Furthermore, each PCI Express hierarchy requires that bus and device number assignments (specific registers defined in the PCI Express specification that are used as cycle source identifiers) are made by the host CPU through the root complex. Because PCI Express component 500 is always an endpoint, PCI Express component 500 will always latch its bus/device number identifiers through the mechanism defined for endpoints in that specification.

In addition, PCI Express component 500 may operate in root complex mode. When implemented in root complex mode, PCI Express component 500 will instead operate according to the root complex requirements as defined by the PCI Express specification. Thus, PCI Express component 500 will receive and generate cycles according to root complex device requirements. For example, PCI Express component 500 can generate PCI Express configuration read or write commands or I/O read and write commands. In addition, the message cycles PCI Express component 500 receives are only those cycle types expected by root complexes, and the message cycles that PCI Express component 500 generates are only the messages associated in the PCI Express specification as types that a root complex can generate.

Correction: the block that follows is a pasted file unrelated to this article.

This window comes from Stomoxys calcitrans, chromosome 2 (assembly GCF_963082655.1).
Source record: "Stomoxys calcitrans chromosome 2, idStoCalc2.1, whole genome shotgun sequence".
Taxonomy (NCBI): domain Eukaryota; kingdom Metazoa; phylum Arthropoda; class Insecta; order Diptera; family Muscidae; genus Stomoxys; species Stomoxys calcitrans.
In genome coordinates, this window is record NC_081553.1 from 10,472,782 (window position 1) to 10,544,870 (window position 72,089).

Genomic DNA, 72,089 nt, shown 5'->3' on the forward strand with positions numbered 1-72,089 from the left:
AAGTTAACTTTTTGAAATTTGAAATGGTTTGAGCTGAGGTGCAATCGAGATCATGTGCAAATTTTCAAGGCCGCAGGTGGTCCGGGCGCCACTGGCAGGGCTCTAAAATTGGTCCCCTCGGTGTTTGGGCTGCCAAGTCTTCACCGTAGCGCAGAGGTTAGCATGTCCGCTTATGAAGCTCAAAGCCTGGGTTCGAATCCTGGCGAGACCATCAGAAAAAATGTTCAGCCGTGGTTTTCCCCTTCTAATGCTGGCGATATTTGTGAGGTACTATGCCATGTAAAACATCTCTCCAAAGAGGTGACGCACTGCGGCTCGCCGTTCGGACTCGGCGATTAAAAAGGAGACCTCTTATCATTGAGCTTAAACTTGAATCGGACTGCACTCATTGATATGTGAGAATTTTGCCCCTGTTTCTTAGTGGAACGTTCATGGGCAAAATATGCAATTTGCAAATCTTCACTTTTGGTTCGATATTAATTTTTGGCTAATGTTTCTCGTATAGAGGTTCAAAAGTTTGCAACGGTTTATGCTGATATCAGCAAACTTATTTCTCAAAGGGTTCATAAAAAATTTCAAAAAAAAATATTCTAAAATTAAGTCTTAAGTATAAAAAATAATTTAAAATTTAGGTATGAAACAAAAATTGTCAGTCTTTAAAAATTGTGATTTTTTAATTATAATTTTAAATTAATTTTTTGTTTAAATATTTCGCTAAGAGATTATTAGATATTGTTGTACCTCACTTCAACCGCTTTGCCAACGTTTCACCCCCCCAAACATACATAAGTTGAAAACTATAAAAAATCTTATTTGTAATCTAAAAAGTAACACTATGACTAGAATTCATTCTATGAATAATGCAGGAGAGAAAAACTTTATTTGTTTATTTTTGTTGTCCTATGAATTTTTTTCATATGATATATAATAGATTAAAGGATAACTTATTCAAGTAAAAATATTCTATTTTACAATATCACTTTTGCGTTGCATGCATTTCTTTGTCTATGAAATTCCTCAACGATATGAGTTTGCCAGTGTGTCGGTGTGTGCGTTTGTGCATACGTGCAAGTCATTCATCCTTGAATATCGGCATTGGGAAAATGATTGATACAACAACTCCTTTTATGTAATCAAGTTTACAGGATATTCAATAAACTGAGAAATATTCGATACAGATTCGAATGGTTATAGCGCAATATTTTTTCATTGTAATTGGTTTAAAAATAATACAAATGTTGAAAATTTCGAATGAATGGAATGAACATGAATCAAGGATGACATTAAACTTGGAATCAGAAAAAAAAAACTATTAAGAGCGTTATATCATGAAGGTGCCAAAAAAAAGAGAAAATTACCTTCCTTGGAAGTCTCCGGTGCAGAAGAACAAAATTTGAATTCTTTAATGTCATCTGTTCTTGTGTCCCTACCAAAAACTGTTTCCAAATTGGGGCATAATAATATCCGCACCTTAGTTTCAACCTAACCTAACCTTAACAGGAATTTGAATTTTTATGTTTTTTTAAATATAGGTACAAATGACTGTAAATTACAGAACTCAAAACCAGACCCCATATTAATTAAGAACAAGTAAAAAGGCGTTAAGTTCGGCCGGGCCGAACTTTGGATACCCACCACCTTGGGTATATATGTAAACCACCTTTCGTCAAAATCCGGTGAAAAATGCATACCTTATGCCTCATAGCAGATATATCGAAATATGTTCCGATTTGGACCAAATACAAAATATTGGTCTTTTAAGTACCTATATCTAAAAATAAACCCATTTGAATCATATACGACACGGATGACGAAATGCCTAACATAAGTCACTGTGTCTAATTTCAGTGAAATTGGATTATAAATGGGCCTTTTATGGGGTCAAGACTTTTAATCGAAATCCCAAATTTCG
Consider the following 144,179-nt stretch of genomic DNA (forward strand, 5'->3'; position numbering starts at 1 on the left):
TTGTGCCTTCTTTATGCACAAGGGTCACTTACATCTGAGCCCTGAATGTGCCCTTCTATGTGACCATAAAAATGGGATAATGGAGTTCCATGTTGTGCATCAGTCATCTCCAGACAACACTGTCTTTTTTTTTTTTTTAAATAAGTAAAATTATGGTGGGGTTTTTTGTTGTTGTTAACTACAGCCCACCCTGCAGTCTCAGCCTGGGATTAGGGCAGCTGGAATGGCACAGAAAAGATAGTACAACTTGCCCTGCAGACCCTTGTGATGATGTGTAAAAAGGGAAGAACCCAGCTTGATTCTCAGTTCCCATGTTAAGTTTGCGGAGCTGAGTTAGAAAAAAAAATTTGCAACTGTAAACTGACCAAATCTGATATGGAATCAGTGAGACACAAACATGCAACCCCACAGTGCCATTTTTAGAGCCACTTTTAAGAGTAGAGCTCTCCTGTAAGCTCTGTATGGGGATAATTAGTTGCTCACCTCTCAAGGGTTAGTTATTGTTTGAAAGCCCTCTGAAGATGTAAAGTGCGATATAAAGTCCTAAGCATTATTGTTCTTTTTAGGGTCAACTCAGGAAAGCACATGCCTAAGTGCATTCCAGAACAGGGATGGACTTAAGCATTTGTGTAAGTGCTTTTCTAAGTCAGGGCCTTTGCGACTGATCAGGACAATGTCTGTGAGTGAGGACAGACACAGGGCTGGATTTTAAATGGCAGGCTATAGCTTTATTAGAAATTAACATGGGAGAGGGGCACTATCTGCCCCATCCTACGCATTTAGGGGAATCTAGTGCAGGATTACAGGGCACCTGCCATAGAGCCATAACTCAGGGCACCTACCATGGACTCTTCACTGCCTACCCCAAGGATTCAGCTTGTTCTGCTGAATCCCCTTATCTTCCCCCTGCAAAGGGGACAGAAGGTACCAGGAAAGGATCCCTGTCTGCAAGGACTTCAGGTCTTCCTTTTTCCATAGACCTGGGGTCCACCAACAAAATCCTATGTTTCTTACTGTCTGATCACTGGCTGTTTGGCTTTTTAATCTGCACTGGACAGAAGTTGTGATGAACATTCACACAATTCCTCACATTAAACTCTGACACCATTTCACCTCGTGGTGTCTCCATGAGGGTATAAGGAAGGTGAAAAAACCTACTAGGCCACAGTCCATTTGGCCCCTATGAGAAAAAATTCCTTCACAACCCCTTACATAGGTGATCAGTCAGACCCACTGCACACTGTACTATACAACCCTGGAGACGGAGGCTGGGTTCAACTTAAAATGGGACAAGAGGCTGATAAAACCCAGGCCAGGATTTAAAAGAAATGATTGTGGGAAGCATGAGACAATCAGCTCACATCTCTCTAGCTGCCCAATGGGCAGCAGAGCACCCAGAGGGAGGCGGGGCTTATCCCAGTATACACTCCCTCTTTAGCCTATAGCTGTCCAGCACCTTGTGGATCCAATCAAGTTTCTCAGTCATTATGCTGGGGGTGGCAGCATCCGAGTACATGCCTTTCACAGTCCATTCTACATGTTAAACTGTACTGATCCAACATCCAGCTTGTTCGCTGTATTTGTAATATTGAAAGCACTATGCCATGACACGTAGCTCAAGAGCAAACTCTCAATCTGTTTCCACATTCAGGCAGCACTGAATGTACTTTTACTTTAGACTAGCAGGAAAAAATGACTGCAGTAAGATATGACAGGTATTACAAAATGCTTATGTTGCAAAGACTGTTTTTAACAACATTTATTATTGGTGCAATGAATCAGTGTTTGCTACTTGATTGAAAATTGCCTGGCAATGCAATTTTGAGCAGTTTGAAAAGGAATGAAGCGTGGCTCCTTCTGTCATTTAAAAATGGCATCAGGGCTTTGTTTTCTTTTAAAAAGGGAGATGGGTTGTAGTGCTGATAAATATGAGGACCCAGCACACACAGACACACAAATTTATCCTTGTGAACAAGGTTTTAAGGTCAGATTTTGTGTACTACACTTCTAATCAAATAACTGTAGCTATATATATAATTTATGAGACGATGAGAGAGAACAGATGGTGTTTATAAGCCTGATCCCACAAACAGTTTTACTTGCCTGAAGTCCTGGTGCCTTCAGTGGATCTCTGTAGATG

Furthermore, each PCI Express hierarchy requires that bus and device number assignments (specific registers defined in the PCI Express specification that are used as cycle source identifiers) are made by the host CPU through the root complex. PCI Express component 500 will assign its own bus/device number identification through firmware for a bus, such as bus 416 in FIG. 4. In addition, firmware in PCI Express component 500 is responsible for assigning bus/device number values for any other device connected to the bus.